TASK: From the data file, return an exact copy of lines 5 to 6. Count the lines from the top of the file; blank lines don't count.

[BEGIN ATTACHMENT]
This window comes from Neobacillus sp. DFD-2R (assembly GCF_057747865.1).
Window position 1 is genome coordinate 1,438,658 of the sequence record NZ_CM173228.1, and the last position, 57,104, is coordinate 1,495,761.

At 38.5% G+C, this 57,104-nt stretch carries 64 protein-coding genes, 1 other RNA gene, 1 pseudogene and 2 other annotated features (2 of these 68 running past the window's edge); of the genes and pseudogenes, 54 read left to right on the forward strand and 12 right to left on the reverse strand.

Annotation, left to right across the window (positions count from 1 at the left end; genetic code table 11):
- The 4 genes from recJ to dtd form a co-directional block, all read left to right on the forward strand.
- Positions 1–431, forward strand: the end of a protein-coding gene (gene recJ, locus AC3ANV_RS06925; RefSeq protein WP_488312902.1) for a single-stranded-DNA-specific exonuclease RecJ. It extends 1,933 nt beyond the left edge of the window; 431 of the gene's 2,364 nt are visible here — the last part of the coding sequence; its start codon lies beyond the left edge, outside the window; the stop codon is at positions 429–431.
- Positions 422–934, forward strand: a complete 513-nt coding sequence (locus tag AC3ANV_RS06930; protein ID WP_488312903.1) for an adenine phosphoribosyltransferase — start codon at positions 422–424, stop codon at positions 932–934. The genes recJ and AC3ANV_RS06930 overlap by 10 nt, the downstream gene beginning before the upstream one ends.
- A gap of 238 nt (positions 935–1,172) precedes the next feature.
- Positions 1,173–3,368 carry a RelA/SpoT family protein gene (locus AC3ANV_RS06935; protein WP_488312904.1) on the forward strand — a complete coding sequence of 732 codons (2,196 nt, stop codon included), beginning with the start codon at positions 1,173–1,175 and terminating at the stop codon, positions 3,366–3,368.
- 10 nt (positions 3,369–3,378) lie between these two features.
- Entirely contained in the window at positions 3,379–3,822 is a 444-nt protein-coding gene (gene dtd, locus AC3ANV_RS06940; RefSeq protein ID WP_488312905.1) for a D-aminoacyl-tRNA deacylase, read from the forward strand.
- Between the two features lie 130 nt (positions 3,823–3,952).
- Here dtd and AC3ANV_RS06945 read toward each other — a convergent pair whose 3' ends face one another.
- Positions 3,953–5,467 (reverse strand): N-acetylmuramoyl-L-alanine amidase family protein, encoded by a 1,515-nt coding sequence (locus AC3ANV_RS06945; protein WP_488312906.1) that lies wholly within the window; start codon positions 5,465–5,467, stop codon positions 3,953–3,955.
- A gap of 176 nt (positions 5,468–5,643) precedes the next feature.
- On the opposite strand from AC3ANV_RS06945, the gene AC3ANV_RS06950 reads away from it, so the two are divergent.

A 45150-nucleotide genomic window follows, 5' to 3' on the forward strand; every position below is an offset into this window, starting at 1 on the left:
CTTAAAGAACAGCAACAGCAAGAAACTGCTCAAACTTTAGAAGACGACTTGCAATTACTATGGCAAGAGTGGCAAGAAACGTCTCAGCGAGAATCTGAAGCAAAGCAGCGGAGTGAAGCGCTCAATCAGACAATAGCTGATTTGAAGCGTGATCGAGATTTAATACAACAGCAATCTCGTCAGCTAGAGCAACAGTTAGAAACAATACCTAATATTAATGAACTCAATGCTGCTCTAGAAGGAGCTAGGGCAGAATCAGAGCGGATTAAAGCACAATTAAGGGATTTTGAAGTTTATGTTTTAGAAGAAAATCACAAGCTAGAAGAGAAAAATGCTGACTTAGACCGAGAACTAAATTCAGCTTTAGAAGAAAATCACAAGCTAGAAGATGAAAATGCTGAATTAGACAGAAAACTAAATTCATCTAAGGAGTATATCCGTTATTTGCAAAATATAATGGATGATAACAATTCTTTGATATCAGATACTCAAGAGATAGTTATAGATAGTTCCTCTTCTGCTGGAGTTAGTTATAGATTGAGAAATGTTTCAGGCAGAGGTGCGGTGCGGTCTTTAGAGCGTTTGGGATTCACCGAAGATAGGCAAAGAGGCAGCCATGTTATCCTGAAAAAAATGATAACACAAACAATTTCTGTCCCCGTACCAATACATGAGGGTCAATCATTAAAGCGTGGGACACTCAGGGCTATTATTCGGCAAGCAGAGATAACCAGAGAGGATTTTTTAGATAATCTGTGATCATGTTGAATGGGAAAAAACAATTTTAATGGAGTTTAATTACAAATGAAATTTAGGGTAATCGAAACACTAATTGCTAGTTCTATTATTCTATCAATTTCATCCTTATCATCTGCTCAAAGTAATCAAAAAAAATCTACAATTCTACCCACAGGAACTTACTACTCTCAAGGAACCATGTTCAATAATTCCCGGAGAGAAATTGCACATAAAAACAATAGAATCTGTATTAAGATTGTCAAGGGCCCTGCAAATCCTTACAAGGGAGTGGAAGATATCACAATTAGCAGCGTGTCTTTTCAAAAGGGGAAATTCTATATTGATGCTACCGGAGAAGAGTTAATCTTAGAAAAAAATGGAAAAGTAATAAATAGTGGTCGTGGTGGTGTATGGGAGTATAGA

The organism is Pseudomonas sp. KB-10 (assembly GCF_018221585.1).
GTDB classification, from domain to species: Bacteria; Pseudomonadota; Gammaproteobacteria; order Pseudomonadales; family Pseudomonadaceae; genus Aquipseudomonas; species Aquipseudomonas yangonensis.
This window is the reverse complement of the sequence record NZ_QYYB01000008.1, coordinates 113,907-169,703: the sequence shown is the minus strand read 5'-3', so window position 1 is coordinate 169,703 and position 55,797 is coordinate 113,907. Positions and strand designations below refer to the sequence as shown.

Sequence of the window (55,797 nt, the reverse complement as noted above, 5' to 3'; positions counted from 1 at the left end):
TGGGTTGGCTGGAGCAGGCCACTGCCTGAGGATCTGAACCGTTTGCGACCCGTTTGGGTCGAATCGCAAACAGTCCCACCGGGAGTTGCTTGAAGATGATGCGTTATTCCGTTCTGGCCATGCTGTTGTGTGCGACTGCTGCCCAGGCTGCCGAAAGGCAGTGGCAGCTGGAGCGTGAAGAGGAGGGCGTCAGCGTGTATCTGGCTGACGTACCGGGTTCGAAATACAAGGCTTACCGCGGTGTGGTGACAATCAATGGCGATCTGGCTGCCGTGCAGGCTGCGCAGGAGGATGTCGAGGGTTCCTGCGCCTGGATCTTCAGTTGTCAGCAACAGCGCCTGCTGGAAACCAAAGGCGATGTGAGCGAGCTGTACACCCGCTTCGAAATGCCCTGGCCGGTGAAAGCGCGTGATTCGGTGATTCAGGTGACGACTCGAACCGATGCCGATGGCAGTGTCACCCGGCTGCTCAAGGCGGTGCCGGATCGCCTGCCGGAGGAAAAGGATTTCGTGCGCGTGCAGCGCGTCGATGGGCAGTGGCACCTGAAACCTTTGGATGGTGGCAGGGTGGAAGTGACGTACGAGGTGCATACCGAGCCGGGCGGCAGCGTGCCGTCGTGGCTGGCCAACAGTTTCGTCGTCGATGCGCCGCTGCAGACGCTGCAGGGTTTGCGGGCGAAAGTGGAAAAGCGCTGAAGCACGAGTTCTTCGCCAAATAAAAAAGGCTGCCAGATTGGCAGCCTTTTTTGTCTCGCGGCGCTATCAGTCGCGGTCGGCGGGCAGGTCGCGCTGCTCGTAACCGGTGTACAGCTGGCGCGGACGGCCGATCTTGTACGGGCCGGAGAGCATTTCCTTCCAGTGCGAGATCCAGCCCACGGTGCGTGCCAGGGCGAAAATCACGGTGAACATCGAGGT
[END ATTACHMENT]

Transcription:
- The 4 genes from recJ to dtd form a co-directional block, all read left to right on the forward strand.
- Positions 1–431, forward strand: the end of a protein-coding gene (gene recJ, locus AC3ANV_RS06925; RefSeq protein WP_488312902.1) for a single-stranded-DNA-specific exonuclease RecJ. It extends 1,933 nt beyond the left edge of the window; 431 of the gene's 2,364 nt are visible here — the last part of the coding sequence; its start codon lies beyond the left edge, outside the window; the stop codon is at positions 429–431.